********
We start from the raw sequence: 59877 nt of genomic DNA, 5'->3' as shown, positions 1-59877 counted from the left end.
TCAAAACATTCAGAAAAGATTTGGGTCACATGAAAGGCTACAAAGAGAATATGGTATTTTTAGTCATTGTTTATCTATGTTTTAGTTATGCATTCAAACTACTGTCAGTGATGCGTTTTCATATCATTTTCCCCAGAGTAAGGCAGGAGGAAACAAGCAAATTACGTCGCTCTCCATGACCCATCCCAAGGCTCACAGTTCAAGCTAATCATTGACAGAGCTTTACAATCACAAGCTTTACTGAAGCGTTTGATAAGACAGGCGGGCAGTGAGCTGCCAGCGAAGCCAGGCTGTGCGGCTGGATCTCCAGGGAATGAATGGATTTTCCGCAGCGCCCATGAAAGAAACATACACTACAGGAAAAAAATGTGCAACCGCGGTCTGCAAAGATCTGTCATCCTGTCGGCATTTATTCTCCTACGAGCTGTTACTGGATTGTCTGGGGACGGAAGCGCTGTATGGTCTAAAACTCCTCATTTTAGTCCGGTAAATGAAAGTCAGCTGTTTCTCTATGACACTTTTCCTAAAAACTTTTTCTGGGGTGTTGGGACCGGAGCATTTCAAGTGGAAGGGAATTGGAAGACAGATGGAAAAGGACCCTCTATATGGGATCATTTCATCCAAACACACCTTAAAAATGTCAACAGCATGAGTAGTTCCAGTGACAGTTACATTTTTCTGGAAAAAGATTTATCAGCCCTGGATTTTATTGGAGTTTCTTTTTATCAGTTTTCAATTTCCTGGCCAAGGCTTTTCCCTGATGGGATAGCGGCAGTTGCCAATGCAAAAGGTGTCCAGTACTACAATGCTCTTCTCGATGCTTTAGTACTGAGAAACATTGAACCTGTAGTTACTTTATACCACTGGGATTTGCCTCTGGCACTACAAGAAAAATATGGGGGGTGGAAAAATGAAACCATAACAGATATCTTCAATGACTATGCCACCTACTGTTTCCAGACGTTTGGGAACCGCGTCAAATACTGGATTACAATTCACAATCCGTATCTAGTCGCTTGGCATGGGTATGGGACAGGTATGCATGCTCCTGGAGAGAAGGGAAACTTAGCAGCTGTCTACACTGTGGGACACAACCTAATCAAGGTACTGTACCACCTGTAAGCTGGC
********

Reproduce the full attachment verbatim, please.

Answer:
We start from the raw sequence: 59877 nt of genomic DNA, 5'->3' as shown, positions 1-59877 counted from the left end.
TCAAAACATTCAGAAAAGATTTGGGTCACATGAAAGGCTACAAAGAGAATATGGTATTTTTAGTCATTGTTTATCTATGTTTTAGTTATGCATTCAAACTACTGTCAGTGATGCGTTTTCATATCATTTTCCCCAGAGTAAGGCAGGAGGAAACAAGCAAATTACGTCGCTCTCCATGACCCATCCCAAGGCTCACAGTTCAAGCTAATCATTGACAGAGCTTTACAATCACAAGCTTTACTGAAGCGTTTGATAAGACAGGCGGGCAGTGAGCTGCCAGCGAAGCCAGGCTGTGCGGCTGGATCTCCAGGGAATGAATGGATTTTCCGCAGCGCCCATGAAAGAAACATACACTACAGGAAAAAAATGTGCAACCGCGGTCTGCAAAGATCTGTCATCCTGTCGGCATTTATTCTCCTACGAGCTGTTACTGGATTGTCTGGGGACGGAAGCGCTGTATGGTCTAAAACTCCTCATTTTAGTCCGGTAAATGAAAGTCAGCTGTTTCTCTATGACACTTTTCCTAAAAACTTTTTCTGGGGTGTTGGGACCGGAGCATTTCAAGTGGAAGGGAATTGGAAGACAGATGGAAAAGGACCCTCTATATGGGATCATTTCATCCAAACACACCTTAAAAATGTCAACAGCATGAGTAGTTCCAGTGACAGTTACATTTTTCTGGAAAAAGATTTATCAGCCCTGGATTTTATTGGAGTTTCTTTTTATCAGTTTTCAATTTCCTGGCCAAGGCTTTTCCCTGATGGGATAGCGGCAGTTGCCAATGCAAAAGGTGTCCAGTACTACAATGCTCTTCTCGATGCTTTAGTACTGAGAAACATTGAACCTGTAGTTACTTTATACCACTGGGATTTGCCTCTGGCACTACAAGAAAAATATGGGGGGTGGAAAAATGAAACCATAACAGATATCTTCAATGACTATGCCACCTACTGTTTCCAGACGTTTGGGAACCGCGTCAAATACTGGATTACAATTCACAATCCGTATCTAGTCGCTTGGCATGGGTATGGGACAGGTATGCATGCTCCTGGAGAGAAGGGAAACTTAGCAGCTGTCTACACTGTGGGACACAACCTAATCAAGGTACTGTACCACCTGTAAGCTGGC